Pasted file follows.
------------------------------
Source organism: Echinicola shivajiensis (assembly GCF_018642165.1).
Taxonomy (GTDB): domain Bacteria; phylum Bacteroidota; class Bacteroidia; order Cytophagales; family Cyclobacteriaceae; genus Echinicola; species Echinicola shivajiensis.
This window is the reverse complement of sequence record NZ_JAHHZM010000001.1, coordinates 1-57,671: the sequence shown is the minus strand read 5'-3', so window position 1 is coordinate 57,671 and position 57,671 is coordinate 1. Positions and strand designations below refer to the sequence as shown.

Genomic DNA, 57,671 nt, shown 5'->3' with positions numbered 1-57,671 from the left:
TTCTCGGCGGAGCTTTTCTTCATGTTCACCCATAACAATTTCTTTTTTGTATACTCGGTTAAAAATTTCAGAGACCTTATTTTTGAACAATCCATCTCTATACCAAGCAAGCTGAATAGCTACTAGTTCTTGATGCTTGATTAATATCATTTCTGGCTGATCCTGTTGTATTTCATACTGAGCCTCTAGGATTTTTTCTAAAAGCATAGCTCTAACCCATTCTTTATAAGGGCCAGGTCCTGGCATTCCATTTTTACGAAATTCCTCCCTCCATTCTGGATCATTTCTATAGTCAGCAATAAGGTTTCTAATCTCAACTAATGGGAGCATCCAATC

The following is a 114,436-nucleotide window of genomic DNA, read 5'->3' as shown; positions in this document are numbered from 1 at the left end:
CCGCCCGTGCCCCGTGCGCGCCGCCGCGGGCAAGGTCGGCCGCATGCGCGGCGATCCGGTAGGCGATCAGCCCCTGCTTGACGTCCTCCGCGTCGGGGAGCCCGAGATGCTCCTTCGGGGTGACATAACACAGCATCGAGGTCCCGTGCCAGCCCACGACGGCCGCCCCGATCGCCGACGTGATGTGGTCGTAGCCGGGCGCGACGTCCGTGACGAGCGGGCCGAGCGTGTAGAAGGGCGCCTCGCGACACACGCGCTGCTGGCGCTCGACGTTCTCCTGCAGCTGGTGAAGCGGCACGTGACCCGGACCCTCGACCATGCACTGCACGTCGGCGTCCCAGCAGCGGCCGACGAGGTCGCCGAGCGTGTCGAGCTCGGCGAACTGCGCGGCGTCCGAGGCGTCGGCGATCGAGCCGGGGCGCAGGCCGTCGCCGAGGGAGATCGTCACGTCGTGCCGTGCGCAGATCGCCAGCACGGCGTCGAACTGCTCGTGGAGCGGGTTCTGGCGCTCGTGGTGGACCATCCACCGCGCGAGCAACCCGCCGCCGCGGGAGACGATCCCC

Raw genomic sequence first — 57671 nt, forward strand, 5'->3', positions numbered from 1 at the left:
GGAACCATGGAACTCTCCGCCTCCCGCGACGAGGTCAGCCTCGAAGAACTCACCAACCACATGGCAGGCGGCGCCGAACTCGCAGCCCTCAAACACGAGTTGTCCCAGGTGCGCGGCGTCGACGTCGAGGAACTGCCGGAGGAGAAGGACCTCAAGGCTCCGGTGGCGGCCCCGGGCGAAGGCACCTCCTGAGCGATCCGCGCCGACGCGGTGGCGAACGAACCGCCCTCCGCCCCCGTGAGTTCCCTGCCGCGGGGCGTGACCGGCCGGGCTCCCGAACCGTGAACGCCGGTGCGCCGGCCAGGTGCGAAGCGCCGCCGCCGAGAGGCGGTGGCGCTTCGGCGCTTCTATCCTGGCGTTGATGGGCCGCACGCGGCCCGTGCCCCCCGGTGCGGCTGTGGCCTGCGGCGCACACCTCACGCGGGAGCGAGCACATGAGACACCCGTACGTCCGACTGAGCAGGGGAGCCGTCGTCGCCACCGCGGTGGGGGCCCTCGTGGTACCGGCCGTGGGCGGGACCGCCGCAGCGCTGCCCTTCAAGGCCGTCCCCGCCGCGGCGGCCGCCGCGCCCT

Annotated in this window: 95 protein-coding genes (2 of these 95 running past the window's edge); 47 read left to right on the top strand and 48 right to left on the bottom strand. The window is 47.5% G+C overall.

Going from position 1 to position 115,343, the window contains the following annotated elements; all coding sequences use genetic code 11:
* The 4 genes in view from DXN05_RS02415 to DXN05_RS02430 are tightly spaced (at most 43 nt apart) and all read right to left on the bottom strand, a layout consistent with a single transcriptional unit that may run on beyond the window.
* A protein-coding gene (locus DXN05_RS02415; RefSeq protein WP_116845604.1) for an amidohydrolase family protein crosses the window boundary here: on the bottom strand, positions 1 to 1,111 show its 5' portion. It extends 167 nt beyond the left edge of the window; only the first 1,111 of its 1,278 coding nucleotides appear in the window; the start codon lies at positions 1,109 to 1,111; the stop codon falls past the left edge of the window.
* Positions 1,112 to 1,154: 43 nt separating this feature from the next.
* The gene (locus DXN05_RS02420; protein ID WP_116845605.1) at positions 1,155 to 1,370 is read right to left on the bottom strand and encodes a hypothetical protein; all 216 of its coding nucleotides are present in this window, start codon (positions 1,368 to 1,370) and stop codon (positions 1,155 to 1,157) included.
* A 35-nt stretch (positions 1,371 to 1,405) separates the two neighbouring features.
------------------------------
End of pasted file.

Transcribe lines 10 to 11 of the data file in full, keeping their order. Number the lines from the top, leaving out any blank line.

Annotated in this window: 95 protein-coding genes (2 of these 95 running past the window's edge); 47 read left to right on the top strand and 48 right to left on the bottom strand. The window is 47.5% G+C overall.

Going from position 1 to position 115,343, the window contains the following annotated elements; all coding sequences use genetic code 11: